The best answers to the question “How can I output MySQL query results in CSV format?” in the category Dev.
Is there an easy way to run a MySQL query from the Linux command line and output the results in CSV format?
Here’s what I’m doing now:
mysql -u uid -ppwd -D dbname << EOQ | sed -e 's/ /,/g' | tee list.csv select id, concat("\"",name,"\"") as name from students EOQ
It gets messy when there are a lot of columns that need to be surrounded by quotes, or if there are quotes in the results that need to be escaped.
mysql your_database --password=foo < my_requests.sql > out.csv
Which is tab-separated. Pipe it like that to get a true CSV (thanks to user John Carter):
... .sql | sed 's/\t/,/g' > out.csv
From Save MySQL query results into a text or CSV file:
SELECT order_id,product_name,qty FROM orders WHERE foo = 'bar' INTO OUTFILE '/var/lib/mysql-files/orders.csv' FIELDS TERMINATED BY ',' ENCLOSED BY '"' LINES TERMINATED BY '\n';
Note: That syntax may need to be reordered to
SELECT order_id,product_name,qty INTO OUTFILE '/var/lib/mysql-files/orders.csv' FIELDS TERMINATED BY ',' ENCLOSED BY '"' LINES TERMINATED BY '\n' FROM orders WHERE foo = 'bar';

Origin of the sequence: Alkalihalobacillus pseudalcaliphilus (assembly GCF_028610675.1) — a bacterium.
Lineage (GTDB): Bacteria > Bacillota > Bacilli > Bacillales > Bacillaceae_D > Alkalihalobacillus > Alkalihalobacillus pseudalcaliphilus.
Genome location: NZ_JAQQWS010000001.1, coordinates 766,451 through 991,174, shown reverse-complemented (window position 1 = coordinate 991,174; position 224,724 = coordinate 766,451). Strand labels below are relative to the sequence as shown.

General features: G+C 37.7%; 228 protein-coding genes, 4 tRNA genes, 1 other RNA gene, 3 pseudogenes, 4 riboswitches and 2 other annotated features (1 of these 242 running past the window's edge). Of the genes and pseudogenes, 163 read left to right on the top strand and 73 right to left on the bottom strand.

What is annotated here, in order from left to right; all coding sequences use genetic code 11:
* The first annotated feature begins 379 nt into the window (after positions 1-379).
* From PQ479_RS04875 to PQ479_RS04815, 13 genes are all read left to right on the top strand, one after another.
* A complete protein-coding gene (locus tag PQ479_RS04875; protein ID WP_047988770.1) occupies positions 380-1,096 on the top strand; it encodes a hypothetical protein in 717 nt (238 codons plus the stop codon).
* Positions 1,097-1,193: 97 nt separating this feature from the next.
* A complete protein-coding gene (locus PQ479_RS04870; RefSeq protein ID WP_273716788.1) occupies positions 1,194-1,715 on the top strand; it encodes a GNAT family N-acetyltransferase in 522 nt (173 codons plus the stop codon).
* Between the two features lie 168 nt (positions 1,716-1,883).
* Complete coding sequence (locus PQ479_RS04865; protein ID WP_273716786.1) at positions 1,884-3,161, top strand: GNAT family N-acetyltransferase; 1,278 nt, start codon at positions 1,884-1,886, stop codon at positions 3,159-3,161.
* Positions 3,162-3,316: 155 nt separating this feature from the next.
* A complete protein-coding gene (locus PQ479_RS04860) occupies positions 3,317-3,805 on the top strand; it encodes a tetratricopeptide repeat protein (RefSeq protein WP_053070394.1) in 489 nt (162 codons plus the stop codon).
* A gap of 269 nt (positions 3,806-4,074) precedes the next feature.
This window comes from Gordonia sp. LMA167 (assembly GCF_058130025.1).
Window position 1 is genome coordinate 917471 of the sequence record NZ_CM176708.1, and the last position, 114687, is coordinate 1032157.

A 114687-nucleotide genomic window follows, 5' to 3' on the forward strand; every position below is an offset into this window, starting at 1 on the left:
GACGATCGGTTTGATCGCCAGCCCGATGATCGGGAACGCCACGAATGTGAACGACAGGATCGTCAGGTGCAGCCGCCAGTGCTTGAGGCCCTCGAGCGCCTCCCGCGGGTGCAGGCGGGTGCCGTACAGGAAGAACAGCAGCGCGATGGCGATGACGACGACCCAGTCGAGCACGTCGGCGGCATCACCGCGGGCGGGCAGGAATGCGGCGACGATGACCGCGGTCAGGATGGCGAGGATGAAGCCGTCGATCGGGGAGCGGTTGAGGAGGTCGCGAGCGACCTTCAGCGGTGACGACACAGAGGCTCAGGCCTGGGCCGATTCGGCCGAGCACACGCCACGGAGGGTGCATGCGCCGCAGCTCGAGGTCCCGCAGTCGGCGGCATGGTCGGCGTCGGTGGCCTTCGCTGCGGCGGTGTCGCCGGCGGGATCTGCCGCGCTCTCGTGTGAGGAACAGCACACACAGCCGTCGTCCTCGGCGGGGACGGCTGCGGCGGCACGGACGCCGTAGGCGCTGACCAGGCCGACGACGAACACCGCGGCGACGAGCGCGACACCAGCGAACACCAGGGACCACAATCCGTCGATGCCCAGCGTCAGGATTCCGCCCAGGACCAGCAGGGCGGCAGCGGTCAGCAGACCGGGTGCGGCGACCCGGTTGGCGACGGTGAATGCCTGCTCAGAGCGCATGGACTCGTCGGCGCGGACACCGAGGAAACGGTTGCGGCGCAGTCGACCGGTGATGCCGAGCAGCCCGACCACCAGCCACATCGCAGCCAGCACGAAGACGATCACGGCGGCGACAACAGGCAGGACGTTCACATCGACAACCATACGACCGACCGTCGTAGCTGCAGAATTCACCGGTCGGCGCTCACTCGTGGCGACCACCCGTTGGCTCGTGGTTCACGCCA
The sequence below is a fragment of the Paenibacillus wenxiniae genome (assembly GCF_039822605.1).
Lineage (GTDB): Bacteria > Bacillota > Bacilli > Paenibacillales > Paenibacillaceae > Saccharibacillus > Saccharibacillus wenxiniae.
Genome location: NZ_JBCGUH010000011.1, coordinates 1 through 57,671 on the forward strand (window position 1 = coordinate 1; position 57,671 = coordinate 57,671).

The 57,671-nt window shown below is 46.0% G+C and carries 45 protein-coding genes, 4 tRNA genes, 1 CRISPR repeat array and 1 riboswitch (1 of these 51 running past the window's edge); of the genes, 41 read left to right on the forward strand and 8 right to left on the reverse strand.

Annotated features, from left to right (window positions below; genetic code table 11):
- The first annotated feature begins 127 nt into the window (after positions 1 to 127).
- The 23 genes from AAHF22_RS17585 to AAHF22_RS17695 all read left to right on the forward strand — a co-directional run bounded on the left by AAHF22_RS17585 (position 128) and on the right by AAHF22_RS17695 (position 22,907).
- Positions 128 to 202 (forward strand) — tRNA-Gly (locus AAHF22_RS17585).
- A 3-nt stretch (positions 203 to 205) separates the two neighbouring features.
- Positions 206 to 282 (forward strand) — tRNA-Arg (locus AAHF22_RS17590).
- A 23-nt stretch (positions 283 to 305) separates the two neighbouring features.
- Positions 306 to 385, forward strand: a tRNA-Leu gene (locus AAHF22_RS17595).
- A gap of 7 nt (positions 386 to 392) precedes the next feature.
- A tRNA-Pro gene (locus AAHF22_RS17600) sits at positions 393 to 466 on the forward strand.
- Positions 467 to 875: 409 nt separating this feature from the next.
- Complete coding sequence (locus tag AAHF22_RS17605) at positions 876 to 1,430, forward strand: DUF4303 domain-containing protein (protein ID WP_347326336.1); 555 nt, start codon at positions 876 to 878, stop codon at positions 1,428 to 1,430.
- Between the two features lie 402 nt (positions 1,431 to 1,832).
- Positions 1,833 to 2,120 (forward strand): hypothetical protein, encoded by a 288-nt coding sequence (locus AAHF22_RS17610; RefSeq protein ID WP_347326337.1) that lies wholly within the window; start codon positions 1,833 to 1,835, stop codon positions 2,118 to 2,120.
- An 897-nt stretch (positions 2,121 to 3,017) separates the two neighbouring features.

in more recent versions of MySQL.
Using this command, columns names will not be exported.
Also note that
/var/lib/mysql-files/orders.csv will be on the server that is running MySQL. The user that the MySQL process is running under must have permissions to write to the directory chosen, or the command will fail.
If you want to write output to your local machine from a remote server (especially a hosted or virtualize machine such as Heroku or Amazon RDS), this solution is not suitable.
Here’s a fairly gnarly way of doing it:
mysql --user=wibble --password wobble -B -e "select * from vehicle_categories;" | sed "s/"https://stackoverflow.com/"/;s/\t/","/g;s/^/"/;s/$/"/;s/\n//g" > vehicle_categories.csv
It works pretty well. Once again, though, a regular expression proves write-only.
- s/// means substitute what’s between the first // with what’s between the second //
- the “g” at the end is a modifier that means “all instance, not just first”
- ^ (in this context) means beginning of line
- $ (in this context) means end of line
So, putting it all together:
s/'/\'/ Replace ' with \' s/\t/\",\"/g Replace all \t (tab) with "," s/^/\"/ at the beginning of the line place a " s/$/\"/ At the end of the line, place a " s/\n//g Replace all \n (newline) with nothing
 I found it somewhere and can’t take any credit.
mysql –batch, -B
Print results using tab as the column separator, with each row on a
new line. With this option, mysql does not use the history file.
Batch mode results in non-tabular output format and escaping of
special characters. Escaping may be disabled by using raw mode; see
the description for the –raw option.
This will give you a tab-separated file. Since commas (or strings containing comma) are not escaped, it is not straightforward to change the delimiter to comma.